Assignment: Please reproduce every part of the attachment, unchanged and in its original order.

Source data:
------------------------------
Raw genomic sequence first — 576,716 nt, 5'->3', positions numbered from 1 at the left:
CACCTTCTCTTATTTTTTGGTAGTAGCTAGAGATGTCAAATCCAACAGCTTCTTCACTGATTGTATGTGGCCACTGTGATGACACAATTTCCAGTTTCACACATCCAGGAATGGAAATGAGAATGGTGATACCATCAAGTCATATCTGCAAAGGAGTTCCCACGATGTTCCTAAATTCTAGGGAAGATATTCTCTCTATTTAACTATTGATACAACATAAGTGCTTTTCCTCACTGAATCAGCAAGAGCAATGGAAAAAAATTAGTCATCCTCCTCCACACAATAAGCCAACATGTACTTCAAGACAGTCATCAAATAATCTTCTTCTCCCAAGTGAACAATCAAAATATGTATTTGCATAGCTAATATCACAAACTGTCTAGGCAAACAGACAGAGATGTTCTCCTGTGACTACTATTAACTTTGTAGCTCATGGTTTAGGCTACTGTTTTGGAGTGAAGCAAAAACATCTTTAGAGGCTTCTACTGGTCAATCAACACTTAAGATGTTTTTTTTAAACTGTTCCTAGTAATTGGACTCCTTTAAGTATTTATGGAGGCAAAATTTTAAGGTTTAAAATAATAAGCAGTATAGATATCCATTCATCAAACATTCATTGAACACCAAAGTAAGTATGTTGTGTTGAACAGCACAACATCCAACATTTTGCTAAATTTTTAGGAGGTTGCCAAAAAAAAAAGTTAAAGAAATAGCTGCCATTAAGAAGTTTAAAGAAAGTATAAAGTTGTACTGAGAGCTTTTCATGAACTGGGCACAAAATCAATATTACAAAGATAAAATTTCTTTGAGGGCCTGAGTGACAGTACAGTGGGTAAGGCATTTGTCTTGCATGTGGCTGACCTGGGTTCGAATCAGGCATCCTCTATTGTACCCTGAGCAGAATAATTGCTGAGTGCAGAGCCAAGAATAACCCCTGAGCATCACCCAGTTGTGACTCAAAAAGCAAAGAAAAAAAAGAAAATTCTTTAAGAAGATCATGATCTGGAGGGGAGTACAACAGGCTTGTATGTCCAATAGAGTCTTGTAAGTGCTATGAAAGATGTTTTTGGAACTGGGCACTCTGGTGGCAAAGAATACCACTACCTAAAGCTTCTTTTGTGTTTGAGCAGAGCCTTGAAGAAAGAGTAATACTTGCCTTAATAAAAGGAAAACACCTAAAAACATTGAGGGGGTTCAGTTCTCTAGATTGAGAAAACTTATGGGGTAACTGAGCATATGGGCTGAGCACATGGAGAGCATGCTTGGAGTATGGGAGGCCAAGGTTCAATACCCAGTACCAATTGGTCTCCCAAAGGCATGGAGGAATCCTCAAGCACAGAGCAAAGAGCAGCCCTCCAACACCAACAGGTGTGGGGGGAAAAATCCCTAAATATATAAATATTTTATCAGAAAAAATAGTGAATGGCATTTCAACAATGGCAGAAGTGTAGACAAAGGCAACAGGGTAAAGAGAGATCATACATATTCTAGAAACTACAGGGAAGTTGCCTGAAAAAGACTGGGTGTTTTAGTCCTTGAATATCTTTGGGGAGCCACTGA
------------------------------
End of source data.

Raw genomic sequence first — 576,716 nt, 5'->3', positions numbered from 1 at the left:
CACCTTCTCTTATTTTTTGGTAGTAGCTAGAGATGTCAAATCCAACAGCTTCTTCACTGATTGTATGTGGCCACTGTGATGACACAATTTCCAGTTTCACACATCCAGGAATGGAAATGAGAATGGTGATACCATCAAGTCATATCTGCAAAGGAGTTCCCACGATGTTCCTAAATTCTAGGGAAGATATTCTCTCTATTTAACTATTGATACAACATAAGTGCTTTTCCTCACTGAATCAGCAAGAGCAATGGAAAAAAATTAGTCATCCTCCTCCACACAATAAGCCAACATGTACTTCAAGACAGTCATCAAATAATCTTCTTCTCCCAAGTGAACAATCAAAATATGTATTTGCATAGCTAATATCACAAACTGTCTAGGCAAACAGACAGAGATGTTCTCCTGTGACTACTATTAACTTTGTAGCTCATGGTTTAGGCTACTGTTTTGGAGTGAAGCAAAAACATCTTTAGAGGCTTCTACTGGTCAATCAACACTTAAGATGTTTTTTTTAAACTGTTCCTAGTAATTGGACTCCTTTAAGTATTTATGGAGGCAAAATTTTAAGGTTTAAAATAATAAGCAGTATAGATATCCATTCATCAAACATTCATTGAACACCAAAGTAAGTATGTTGTGTTGAACAGCACAACATCCAACATTTTGCTAAATTTTTAGGAGGTTGCCAAAAAAAAAAGTTAAAGAAATAGCTGCCATTAAGAAGTTTAAAGAAAGTATAAAGTTGTACTGAGAGCTTTTCATGAACTGGGCACAAAATCAATATTACAAAGATAAAATTTCTTTGAGGGCCTGAGTGACAGTACAGTGGGTAAGGCATTTGTCTTGCATGTGGCTGACCTGGGTTCGAATCAGGCATCCTCTATTGTACCCTGAGCAGAATAATTGCTGAGTGCAGAGCCAAGAATAACCCCTGAGCATCACCCAGTTGTGACTCAAAAAGCAAAGAAAAAAAAGAAAATTCTTTAAGAAGATCATGATCTGGAGGGGAGTACAACAGGCTTGTATGTCCAATAGAGTCTTGTAAGTGCTATGAAAGATGTTTTTGGAACTGGGCACTCTGGTGGCAAAGAATACCACTACCTAAAGCTTCTTTTGTGTTTGAGCAGAGCCTTGAAGAAAGAGTAATACTTGCCTTAATAAAAGGAAAACACCTAAAAACATTGAGGGGGTTCAGTTCTCTAGATTGAGAAAACTTATGGGGTAACTGAGCATATGGGCTGAGCACATGGAGAGCATGCTTGGAGTATGGGAGGCCAAGGTTCAATACCCAGTACCAATTGGTCTCCCAAAGGCATGGAGGAATCCTCAAGCACAGAGCAAAGAGCAGCCCTCCAACACCAACAGGTGTGGGGGGAAAAATCCCTAAATATATAAATATTTTATCAGAAAAAATAGTGAATGGCATTTCAACAATGGCAGAAGTGTAGACAAAGGCAACAGGGTAAAGAGAGATCATACATATTCTAGAAACTACAGGGAAGTTGCCTGAAAAAGACTGGGTGTTTTAGTCCTTGAATATCTTTGGGGAGCCACTGA